The Ecuadorian port of Manta is known as the “tuna capital of the world”, and you’ll see plenty of fishing boats as you arrive. The beach is a popular destination for local tourists, but you may find that the nearby town of Montecristi, home of the Panama hat, makes for a more interesting excursion.
Peru: Lima (Callao)
Peru’s underrated capital enjoys a fine setting on the Pacific coast, and the handsome colonial-era buildings surrounding the Plaza de Armas give clues to Lima’s distinguished history; for three centuries this was the capital of the Spanish Americas, when the city grew rich on the back of plundered Inca gold.
Chile: Hanga Roa (Easter Island)
The enigmatic moai statues of Rapa Nui (Easter Island) remain one of the world’s most intriguing archaeological mysteries. Descendants of the Polynesian settlers who carved them still live here, though these days the island belongs to Chile, despite being separated from the mainland by over 2,000 miles of Pacific Ocean.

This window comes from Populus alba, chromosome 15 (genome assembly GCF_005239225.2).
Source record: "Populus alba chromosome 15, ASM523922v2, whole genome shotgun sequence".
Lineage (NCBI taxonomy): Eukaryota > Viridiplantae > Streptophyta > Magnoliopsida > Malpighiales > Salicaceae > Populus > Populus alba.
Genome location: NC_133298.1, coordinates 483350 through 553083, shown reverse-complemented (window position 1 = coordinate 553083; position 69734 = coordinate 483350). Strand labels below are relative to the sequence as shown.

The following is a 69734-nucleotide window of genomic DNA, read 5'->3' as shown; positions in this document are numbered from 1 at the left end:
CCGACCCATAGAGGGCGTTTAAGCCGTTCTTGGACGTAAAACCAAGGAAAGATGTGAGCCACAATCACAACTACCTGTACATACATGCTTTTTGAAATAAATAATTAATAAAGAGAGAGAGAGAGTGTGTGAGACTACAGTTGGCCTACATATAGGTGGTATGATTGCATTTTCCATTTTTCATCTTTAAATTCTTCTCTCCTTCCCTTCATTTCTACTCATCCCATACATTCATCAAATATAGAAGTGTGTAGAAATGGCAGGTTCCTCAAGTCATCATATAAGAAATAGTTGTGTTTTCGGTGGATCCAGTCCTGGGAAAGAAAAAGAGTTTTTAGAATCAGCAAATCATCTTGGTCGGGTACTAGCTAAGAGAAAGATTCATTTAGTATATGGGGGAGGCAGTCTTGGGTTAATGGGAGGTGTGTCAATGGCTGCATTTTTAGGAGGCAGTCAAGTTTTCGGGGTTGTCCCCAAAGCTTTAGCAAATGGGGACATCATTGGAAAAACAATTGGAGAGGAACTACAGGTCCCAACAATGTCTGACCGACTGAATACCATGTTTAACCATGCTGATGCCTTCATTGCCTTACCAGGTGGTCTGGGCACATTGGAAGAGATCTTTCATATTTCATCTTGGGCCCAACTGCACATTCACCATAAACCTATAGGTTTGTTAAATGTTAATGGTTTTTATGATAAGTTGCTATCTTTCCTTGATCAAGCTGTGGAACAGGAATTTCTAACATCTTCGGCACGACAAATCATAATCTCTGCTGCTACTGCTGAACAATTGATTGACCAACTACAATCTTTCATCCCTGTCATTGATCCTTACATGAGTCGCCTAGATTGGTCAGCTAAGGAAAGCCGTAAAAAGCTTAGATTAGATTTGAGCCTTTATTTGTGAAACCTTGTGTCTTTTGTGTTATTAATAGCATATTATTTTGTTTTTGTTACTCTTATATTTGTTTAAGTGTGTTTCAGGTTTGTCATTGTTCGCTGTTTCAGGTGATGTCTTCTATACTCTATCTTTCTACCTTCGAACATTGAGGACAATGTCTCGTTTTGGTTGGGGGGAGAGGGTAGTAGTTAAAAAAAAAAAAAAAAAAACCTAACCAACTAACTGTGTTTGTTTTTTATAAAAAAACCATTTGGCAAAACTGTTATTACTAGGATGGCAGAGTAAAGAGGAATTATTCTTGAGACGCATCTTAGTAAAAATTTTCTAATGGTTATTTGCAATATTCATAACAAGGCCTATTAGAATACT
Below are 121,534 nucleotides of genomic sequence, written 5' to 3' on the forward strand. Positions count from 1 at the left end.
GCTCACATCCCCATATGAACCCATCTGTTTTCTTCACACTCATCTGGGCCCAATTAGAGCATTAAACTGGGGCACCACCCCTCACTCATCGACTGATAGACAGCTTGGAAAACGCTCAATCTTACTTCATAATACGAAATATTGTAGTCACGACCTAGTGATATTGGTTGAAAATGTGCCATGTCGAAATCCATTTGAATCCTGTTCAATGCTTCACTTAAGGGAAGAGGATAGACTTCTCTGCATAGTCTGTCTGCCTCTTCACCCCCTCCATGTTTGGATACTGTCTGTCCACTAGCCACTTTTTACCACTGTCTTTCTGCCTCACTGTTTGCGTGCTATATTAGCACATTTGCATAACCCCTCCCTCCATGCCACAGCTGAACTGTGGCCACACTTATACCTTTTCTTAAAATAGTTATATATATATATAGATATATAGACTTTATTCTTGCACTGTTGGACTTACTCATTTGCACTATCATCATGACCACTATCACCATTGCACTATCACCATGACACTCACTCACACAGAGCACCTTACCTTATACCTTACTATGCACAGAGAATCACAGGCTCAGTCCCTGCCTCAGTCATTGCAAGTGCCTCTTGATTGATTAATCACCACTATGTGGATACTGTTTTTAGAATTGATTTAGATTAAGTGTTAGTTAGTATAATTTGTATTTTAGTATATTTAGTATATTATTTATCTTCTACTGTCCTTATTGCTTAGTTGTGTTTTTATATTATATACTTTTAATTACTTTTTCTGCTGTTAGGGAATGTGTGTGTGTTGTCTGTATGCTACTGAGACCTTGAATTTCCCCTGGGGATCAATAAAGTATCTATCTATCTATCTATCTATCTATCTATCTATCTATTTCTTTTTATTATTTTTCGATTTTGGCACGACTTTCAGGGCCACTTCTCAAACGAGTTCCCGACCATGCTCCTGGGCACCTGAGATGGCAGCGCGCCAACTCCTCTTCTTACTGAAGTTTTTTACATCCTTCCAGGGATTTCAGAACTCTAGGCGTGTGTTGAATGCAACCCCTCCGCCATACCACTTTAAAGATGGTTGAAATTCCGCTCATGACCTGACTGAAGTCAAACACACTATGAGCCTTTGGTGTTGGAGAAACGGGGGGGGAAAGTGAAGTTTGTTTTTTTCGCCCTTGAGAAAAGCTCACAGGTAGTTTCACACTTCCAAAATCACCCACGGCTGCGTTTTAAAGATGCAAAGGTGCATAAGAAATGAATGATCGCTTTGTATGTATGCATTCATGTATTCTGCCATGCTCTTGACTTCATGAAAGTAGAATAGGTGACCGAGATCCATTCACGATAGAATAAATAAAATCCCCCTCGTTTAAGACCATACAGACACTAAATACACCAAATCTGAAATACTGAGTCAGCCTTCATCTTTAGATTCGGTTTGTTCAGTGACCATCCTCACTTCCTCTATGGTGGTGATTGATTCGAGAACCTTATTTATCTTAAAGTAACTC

Pitcairn Islands: Pitcairn Island
The remote South Pacific island of Pitcairn was settled by a party of British sailors and Tahitians following the famous mutiny on the HMS Bounty in 1789, and their descendants still live on the island. The tiny capital, Adamstown, has a population of around 50 people.
French Polynesia: Papeete
Papeete is the capital of French Polynesia, situated on the northwest coast of Tahiti. The port is not the most magical spot, so we advise venturing forth to luxuriate in the turquoise lagoons, relax on the white sand beaches fringed with palm trees, and explore the rugged mountain peaks.
French Polynesia: Bora Bora
Bora Bora is the very definition of idyllic, a diminutive Polynesian island dominated by rainforest-clad volcanic peaks, overlooking an electric blue lagoon ringed by coral reefs. The beaches and over-water bungalows are particularly popular with honeymooners, and the clear waters of the lagoon are perfect for snorkelling.
Cook Islands: Rarotonga
Surrounded by kaleidoscopic reefs, white sand beaches and beautifully blue waters, Rarotonga is exactly what most of us picture when we think of the South Pacific. The lagoon is ideally suited to snorkelling and scuba diving, while the island itself is home to ancient sacred sites and pretty coral churches.